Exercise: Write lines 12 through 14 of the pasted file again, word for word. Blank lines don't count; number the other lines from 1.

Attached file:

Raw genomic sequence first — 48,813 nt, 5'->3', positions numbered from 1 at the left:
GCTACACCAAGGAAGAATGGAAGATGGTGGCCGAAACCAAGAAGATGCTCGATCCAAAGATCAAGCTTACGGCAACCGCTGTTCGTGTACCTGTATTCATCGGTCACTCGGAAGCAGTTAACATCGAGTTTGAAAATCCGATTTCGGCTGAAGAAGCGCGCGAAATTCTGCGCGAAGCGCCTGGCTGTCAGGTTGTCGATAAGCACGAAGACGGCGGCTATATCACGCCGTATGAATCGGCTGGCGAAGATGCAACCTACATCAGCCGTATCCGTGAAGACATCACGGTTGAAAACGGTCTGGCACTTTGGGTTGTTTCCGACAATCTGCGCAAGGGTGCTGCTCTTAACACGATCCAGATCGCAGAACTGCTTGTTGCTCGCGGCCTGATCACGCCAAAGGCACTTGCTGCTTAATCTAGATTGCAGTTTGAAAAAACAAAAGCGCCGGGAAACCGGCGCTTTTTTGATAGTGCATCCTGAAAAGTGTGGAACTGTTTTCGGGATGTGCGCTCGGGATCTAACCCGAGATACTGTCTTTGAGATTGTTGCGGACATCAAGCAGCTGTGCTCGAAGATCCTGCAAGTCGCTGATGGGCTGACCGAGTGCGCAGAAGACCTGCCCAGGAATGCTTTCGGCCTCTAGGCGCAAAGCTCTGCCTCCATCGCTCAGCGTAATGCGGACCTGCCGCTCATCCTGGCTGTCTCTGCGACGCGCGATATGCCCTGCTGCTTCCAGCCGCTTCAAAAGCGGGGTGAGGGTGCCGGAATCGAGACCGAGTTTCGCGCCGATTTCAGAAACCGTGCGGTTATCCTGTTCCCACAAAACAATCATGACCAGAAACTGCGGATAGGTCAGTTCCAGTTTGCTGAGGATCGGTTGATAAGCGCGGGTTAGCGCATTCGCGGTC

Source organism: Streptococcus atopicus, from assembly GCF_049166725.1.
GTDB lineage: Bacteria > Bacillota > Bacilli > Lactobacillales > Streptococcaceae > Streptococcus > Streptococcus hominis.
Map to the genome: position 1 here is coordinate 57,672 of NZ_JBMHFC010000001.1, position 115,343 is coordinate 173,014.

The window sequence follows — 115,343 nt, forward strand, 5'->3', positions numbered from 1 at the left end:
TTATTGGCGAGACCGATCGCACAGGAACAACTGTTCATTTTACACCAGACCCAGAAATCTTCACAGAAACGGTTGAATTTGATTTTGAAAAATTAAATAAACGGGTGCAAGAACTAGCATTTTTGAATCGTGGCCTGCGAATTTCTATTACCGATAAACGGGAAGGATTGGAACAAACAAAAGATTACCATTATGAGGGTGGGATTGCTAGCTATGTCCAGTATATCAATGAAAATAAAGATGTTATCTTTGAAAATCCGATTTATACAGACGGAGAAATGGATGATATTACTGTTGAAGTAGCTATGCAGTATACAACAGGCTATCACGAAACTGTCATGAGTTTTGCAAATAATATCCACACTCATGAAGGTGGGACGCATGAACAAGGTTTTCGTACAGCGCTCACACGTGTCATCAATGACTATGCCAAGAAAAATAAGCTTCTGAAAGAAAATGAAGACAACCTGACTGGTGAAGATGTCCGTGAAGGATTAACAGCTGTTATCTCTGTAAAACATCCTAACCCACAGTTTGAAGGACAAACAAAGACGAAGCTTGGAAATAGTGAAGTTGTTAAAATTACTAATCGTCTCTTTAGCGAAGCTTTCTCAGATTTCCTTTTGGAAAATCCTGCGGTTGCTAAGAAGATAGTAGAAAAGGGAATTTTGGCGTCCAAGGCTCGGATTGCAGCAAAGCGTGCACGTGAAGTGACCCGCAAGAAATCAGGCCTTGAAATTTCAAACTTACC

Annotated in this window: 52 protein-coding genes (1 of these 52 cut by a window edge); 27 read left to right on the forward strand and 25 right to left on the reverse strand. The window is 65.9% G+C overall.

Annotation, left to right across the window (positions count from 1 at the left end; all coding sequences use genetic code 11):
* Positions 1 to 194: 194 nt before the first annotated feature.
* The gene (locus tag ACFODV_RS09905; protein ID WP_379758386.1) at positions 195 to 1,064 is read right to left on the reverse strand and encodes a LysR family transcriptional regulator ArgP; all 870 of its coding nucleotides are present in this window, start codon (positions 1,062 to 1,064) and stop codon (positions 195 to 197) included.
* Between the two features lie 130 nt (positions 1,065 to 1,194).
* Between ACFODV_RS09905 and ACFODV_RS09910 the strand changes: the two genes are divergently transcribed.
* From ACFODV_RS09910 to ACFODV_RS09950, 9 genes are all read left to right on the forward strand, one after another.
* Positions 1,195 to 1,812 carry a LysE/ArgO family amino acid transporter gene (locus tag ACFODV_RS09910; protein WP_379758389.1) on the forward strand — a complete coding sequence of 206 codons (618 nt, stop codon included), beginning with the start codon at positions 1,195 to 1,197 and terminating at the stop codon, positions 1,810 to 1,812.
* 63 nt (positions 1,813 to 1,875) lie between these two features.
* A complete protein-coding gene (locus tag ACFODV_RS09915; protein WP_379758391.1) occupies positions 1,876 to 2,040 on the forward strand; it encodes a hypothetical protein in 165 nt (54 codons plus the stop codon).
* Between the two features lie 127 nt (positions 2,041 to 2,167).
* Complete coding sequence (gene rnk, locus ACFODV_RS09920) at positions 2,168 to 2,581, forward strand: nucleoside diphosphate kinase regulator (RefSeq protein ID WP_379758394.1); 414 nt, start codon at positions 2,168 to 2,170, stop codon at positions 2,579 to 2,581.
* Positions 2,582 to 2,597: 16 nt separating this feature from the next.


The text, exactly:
* Between the two features lie 130 nt (positions 1,065 to 1,194).
* Between ACFODV_RS09905 and ACFODV_RS09910 the strand changes: the two genes are divergently transcribed.
* From ACFODV_RS09910 to ACFODV_RS09950, 9 genes are all read left to right on the forward strand, one after another.